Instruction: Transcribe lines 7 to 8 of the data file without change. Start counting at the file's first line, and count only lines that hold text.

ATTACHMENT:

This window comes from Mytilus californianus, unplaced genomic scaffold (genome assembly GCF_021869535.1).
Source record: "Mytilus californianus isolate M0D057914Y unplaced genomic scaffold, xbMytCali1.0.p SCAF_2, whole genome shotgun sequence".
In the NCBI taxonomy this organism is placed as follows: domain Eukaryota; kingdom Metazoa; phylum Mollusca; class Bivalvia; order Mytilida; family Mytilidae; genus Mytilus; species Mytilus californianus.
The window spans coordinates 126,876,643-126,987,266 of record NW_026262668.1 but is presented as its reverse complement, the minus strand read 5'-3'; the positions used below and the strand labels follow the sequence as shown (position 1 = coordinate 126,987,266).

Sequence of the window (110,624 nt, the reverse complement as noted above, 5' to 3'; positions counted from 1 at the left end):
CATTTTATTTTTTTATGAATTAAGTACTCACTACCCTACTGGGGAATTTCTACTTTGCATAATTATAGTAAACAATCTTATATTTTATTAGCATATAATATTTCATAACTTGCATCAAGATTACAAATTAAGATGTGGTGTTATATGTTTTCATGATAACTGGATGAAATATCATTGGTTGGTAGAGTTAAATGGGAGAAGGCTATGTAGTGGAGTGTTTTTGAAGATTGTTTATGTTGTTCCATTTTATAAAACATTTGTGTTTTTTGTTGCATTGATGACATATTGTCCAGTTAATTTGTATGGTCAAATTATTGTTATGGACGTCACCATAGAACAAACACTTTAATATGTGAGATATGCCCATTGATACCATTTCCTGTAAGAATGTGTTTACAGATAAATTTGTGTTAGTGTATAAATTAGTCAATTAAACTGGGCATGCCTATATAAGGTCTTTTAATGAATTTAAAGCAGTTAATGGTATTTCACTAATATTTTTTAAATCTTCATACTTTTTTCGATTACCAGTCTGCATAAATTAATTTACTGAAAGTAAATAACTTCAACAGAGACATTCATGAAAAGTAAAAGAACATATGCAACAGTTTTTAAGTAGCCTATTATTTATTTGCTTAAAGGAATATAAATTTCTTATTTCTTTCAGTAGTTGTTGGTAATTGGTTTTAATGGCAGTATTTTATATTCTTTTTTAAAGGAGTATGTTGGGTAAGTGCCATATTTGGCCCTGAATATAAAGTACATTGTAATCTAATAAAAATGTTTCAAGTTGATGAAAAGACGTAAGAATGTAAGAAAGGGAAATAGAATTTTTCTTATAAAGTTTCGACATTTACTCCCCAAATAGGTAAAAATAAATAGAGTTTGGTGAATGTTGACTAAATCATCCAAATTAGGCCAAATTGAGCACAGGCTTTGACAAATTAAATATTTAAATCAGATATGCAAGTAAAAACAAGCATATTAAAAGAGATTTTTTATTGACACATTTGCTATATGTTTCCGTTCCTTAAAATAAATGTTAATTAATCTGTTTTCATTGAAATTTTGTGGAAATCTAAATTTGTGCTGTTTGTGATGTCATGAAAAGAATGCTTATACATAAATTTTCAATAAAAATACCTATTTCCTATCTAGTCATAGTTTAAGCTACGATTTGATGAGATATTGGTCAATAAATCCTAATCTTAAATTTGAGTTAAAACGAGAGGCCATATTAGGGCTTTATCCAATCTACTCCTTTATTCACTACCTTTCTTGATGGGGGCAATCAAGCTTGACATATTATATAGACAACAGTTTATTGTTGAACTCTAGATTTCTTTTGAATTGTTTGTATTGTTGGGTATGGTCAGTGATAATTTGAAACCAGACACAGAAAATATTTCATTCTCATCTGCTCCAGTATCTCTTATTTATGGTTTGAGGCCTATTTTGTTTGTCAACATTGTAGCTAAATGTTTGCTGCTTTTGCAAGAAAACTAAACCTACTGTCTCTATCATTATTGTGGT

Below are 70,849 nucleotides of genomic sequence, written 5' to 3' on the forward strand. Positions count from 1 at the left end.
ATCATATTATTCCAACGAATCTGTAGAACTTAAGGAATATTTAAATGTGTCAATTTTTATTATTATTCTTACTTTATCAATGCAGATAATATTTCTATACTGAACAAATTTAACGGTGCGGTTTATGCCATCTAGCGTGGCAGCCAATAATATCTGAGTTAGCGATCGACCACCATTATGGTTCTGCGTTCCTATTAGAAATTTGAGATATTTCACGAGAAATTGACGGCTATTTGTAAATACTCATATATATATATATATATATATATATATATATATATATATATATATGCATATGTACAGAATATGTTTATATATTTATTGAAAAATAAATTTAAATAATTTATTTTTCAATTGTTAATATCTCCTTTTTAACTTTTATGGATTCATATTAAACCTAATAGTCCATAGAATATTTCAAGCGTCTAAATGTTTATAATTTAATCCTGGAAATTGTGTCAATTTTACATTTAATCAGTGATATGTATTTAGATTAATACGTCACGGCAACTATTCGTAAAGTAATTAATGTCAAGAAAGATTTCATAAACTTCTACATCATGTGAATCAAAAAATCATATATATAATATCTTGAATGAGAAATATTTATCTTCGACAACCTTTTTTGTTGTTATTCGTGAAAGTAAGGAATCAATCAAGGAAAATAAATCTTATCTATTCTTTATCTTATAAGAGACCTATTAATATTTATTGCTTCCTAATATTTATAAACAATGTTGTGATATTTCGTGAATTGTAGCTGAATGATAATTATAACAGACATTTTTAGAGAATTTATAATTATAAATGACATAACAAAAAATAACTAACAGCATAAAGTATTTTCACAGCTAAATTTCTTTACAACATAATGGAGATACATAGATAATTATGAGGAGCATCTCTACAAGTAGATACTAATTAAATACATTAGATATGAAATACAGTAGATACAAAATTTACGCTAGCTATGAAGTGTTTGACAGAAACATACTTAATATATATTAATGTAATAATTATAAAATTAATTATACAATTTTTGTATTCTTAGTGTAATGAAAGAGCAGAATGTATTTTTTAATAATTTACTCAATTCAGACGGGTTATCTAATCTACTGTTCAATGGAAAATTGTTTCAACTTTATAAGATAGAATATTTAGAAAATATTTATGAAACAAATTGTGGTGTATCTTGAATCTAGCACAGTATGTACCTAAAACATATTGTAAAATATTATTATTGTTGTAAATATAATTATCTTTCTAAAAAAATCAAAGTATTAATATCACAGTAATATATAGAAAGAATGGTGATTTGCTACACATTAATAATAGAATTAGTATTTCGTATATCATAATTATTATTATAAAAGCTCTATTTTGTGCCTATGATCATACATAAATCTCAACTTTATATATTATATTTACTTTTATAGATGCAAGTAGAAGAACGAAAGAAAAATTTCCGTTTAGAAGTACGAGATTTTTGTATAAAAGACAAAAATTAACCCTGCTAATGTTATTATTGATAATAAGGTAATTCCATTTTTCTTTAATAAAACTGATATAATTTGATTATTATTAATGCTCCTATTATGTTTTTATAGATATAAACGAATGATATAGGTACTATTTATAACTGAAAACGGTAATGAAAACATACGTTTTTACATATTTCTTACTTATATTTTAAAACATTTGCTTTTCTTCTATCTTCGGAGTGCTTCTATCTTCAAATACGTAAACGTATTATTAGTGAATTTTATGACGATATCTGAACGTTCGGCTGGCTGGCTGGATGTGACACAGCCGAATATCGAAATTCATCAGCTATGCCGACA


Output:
Below are 70,849 nucleotides of genomic sequence, written 5' to 3' on the forward strand. Positions count from 1 at the left end.
ATCATATTATTCCAACGAATCTGTAGAACTTAAGGAATATTTAAATGTGTCAATTTTTATTATTATTCTTACTTTATCAATGCAGATAATATTTCTATACTGAACAAATTTAACGGTGCGGTTTATGCCATCTAGCGTGGCAGCCAATAATATCTGAGTTAGCGATCGACCACCATTATGGTTCTGCGTTCCTATTAGAAATTTGAGATATTTCACGAGAAATTGACGGCTATTTGTAAATACTCATATATATATATATATATATATATATATATATATATATATATATATGCATATGTACAGAATATGTTTATATATTTATTGAAAAATAAATTTAAATAATTTATTTTTCAATTGTTAATATCTCCTTTTTAACTTTTATGGATTCATATTAAACCTAATAGTCCATAGAATATTTCAAGCGTCTAAATGTTTATAATTTAATCCTGGAAATTGTGTCAATTTTACATTTAATCAGTGATATGTATTTAGATTAATACGTCACGGCAACTATTCGTAAAGTAATTAATGTCAAGAAAGATTTCATAAACTTCTACATCATGTGAATCAAAAAATCATATATATAATATCTTGAATGAGAAATATTTATCTTCGACAACCTTTTTTGTTGTTATTCGTGAAAGTAAGGAATCAATCAAGGAAAATAAATCTTATCTATTCTTTATCTTATAAGAGACCTATTAATATTTATTGCTTCCTAATATTTATAAACAATGTTGTGATATTTCGTGAATTGTAGCTGAATGATAATTATAACAGACATTTTTAGAGAATTTATAATTATAAATGACATAACAAAAAATAACTAACAGCATAAAGTATTTTCACAGCTAAATTTCTTTACAACATAATGGAGATACATAGATAATTATGAGGAGCATCTCTACAAGTAGATACTAATTAAATACATTAGATATGAAATACAGTAGATACAAAATTTACGCTAGCTATGAAGTGTTTGACAGAAACATACTTAATATATATTAATGTAATAATTATAAAATTAATTATACAATTTTTGTATTCTTAGTGTAATGAAAGAGCAGAATGTATTTTTTAATAATTTACTCAATTCAGACGGGTTATCTAATCTACTGTTCAATGGAAAATTGTTTCAACTTTATAAGATAGAATATTTAGAAAATATTTATGAAACAAATTGTGGTGTATCTTGAATCTAGCACAGTATGTACCTAAAACATATTGTAAAATATTATTATTGTTGTAAATATAATTATCTTTCTAAAAAAATCAAAGTATTAATATCACAGTAATATATAGAAAGAATGGTGATTTGCTACACATTAATAATAGAATTAGTATTTCGTATATCATAATTATTATTATAAAAGCTCTATTTTGTGCCTATGATCATACATAAATCTCAACTTTATATATTATATTTACTTTTATAGATGCAAGTAGAAGAACGAAAGAAAAATTTCCGTTTAGAAGTACGAGATTTTTGTATAAAAGACAAAAATTAACCCTGCTAATGTTATTATTGATAATAAGGTAATTCCATTTTTCTTTAATAAAACTGATATAATTTGATTATTATTAATGCTCCTATTATGTTTTTATAGATATAAACGAATGATATAGGTACTATTTATAACTGAAAACGGTAATGAAAACATACGTTTTTACATATTTCTTACTTATATTTTAAAACATTTGCTTTTCTTCTATCTTCGGAGTGCTTCTATCTTCAAATACGTAAACGTATTATTAGTGAATTTTATGACGATATCTGAACGTTCGGCTGGCTGGCTGGATGTGACACAGCCGAATATCGAAATTCATCAGCTATGCCGACA